It's funnier when you're watching it.
Finally, listening to Otsuka urging students at Ghibli to learn to draw things roughly, quickly, freely -- to learn not only the virtues but the appeal of rough drawings -- I got to wondering what Otsuka will think of Mind Game. Because I can't think of a Japanese animated film in the last decade that better embodies the ideas Otsuka talks about in this film. At least, that's my interpretation. Mind Game goes much further than Otsuka would, admittedly, and towards altogether different horizons, but I think the fundamental idea behind the film -- the thrill of animation that effectively integrates kinetics -- comes from Otsuka, if you go to the fountainhead. Yes, I've heard of Disney, but, as this documentary reveals, Otsuka was an assiduous student of animation techniques who, while learning the ropes at Toei Doga, slowly and carefully studied and digested everything that came before him (he copied out by Preston Blair's Animation by hand as a mnemonic aid!), thereby gradually discovering his own very distinctive and personal approach to animation -- sparer yet more realistic, rougher yet more thrilling -- that was to go on to exert a major influence on all Japanese animation that followed. So, if you go out on a limb with me here, it's not too difficult to see in Mind Game merely another stage in the evolution of the style pioneered by Otsuka. But I'll leave that thought in the interrogative.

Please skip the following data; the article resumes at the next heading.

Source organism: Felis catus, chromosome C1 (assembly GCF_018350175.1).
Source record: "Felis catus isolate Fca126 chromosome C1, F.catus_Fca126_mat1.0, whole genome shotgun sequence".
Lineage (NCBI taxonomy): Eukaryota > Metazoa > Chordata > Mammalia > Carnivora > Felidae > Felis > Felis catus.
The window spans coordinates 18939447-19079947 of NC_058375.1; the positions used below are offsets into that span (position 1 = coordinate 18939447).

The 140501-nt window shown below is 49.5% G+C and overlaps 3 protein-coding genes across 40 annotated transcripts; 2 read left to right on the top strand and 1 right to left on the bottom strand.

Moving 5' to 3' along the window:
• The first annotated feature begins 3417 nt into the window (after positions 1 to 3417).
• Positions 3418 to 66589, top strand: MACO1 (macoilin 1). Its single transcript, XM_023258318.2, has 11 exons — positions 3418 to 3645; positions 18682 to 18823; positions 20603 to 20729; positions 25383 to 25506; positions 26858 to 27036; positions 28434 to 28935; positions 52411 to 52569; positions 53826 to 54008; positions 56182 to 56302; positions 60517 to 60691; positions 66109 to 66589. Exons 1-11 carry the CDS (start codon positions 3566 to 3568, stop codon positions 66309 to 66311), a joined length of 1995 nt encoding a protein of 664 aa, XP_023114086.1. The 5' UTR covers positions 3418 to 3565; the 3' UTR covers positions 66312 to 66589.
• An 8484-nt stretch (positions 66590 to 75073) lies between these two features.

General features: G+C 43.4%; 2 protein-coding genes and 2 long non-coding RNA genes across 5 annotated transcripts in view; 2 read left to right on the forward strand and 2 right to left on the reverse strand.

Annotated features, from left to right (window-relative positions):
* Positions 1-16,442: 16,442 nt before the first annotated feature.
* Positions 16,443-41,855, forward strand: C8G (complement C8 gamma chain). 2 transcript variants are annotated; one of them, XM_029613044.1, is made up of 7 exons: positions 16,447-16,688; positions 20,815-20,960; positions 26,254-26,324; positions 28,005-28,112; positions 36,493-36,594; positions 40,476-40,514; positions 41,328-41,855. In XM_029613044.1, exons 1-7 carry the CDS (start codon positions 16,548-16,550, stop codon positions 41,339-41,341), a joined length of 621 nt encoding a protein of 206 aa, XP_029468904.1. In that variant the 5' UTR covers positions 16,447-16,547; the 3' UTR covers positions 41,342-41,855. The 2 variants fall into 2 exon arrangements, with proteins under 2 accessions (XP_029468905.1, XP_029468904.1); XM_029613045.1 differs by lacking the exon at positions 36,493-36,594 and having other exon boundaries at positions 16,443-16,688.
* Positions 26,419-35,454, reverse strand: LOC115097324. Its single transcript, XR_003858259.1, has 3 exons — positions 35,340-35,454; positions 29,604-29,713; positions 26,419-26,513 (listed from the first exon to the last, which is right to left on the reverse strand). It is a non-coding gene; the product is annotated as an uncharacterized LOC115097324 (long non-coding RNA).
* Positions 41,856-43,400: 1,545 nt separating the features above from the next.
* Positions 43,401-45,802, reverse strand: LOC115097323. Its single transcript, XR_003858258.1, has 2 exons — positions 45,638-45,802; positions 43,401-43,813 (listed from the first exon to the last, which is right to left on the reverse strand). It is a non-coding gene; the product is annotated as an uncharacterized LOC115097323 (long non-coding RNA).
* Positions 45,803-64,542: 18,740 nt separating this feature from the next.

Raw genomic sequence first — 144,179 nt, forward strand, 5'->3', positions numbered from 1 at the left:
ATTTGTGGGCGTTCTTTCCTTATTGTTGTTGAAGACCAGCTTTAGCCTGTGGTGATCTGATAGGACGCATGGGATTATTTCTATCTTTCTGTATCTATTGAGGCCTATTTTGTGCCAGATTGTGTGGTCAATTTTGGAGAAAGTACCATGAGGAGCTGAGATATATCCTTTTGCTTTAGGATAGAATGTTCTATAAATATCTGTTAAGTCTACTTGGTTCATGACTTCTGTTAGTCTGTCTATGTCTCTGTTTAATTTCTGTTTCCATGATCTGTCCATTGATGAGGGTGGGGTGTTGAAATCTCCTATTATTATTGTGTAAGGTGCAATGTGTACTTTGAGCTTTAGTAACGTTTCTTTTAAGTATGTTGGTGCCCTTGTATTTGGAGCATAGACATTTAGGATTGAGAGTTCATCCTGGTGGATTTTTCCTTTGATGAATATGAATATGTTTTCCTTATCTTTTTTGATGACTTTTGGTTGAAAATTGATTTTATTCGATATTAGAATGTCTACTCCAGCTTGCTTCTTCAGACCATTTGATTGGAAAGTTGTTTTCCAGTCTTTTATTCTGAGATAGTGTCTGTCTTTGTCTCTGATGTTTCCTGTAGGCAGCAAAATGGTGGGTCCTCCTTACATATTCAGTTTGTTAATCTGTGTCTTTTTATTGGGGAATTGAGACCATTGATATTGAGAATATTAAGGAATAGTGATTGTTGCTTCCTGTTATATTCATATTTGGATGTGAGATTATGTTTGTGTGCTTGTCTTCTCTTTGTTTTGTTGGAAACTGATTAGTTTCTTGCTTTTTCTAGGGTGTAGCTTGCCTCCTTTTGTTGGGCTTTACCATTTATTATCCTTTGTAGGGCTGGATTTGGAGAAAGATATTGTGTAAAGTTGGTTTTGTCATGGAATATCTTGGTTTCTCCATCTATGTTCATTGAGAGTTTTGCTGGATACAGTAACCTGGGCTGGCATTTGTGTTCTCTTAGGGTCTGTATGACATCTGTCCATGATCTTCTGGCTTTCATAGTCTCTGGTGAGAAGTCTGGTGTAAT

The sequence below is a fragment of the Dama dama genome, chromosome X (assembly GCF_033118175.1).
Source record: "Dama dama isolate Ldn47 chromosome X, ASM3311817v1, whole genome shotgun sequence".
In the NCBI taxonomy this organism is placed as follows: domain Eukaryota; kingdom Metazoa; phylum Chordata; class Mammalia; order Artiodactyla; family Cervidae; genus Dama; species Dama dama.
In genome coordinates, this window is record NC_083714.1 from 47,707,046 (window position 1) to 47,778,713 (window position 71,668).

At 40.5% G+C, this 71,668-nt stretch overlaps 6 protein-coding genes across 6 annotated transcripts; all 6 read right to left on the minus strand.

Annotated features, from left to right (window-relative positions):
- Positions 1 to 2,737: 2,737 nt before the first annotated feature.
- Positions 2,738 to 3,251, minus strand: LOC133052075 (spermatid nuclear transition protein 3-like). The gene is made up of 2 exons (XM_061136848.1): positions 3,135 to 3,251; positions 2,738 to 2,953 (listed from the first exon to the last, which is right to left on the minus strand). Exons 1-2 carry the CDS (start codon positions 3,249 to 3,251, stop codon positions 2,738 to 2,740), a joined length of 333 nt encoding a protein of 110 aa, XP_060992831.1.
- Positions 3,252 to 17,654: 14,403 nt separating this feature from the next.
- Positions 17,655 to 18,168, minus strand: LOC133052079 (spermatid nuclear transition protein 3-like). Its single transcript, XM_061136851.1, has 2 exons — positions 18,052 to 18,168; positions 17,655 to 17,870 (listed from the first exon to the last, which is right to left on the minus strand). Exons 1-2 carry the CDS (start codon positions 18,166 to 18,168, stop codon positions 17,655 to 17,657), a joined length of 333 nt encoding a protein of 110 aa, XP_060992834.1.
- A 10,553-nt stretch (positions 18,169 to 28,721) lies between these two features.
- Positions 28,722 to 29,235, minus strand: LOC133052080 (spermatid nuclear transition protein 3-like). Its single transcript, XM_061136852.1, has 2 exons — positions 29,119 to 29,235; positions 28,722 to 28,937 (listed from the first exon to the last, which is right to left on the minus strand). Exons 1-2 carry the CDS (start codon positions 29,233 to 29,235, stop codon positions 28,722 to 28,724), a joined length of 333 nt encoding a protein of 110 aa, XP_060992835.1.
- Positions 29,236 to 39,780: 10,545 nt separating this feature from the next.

I'll be keeping an eye on things to follow people's reaction over there as Mind Game finally hits the cineplexes -- er, I mean the cinematheques. All the difference in the world, unfortunately. Let's hope word of mouth will get those seats filled. The film will almost certainly reach at least discerning moviegoers looking for the most original film of the year, but I hope it reaches much, much more people than that, because it's a movie with the scope to speak to just about anyone, not just cinephiles. Whenever the movie hits our theaters -- which it should, due to the Joel Silver thing (sometime next year hopefully?) -- I'm hoping word of mouth (well, the internet) will have done at least a bit to help towards getting people out to see the film. This is one of those rare cases when the underdog has shown that he can make a film 10 times better than the big guns, so it absolutely deserves the whole-hearted support of fans.